There’s a class war happening in fashion and it’s getting worse.
First it was Amazon and Valentino, then Facebook and Gucci. They’re the four most prominent behemoths in a growing trend of team ups and crackdowns, the teams ups being the hyper-rich corporations and their egos. The crackdowns have fallen upon counterfeiters, aka people who engage in scamming large corporations to fund a certain lifestyle they aspire to — the same lifestyle luxury fashion and it’s bestie mainstream media amplified as the standard of the appearance of wealth. The premise and outcome of this war, like many of its predecessors, is cannibalism.
If you’ve ever doom-scrolled your Instagram feed on a Wednesday with mascara stained cheeks and your third *full* glass of red wine, then you understand what aspiration means. Instagram is the leader in a culture of aspiration that has mushroomed since we first heard those high pitched static sounds followed by “you’ve got mail.” Actually, since our computers became pocket sized appendages. Many argue that this culture of aspiration has its origins in European
standards of wealth and royalty. Hello feudalism. But there’s also varying caste systems in different cultures and I’m not sure whether this is a “chicken or the egg” situation. My somewhat limited historical knowledge aside, I think it’s safe to say settler colonialism and imperialism has a looooot to do with it. Then there’s the unspeakable, yet real forms of violence inflicted upon any bodies that got in the way of the process of valuing property over people.
The Origins of Aspiration Culture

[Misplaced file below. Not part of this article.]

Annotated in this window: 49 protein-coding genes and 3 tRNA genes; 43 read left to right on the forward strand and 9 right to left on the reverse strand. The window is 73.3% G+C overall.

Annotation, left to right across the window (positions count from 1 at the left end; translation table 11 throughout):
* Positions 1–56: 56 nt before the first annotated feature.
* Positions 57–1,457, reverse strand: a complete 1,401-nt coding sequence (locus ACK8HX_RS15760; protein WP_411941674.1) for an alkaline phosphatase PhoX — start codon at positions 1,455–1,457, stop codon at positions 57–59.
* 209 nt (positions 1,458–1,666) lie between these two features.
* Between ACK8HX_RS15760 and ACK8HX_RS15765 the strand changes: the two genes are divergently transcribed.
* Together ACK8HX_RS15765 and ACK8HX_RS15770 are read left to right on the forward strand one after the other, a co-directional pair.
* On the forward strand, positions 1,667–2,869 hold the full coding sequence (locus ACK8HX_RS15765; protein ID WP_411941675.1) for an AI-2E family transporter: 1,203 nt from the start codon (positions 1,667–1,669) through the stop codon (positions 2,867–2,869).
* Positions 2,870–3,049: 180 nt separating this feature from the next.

Of course the subjugated have always wanted to look like their oppressors to perhaps experience the privilege of power, safety, and respect. We’ve been taught (first by violence then through powerful propaganda disseminated via mainstream media AND violence) to respect the wealthy including their neighborhoods, their clothes, their cars, their kids, their lives. My grandmother was a domestic worker before she had my mother. Her father was a sharecropper. His father was enslaved. Most Black women descendants of enslaved Africans became domestic workers once slavery took a different form. My grandmother emphasized eating, dressing, and speaking “properly”, like the wealthy white people she worked for. In fact, this culture of respectability informed a tactic of an entire movement for integration, severely diluting and distracting from the urgent unmet needs of our most vulnerable. Somehow, between Johnson and Nixon the fallacious bootstrap narrative Kool-Aid was consumed by entire generations (ahem Gen X…y’all can really be unhelpful sometimes) as the median household income rose at its fastest pace in history, between 1971 and 2000.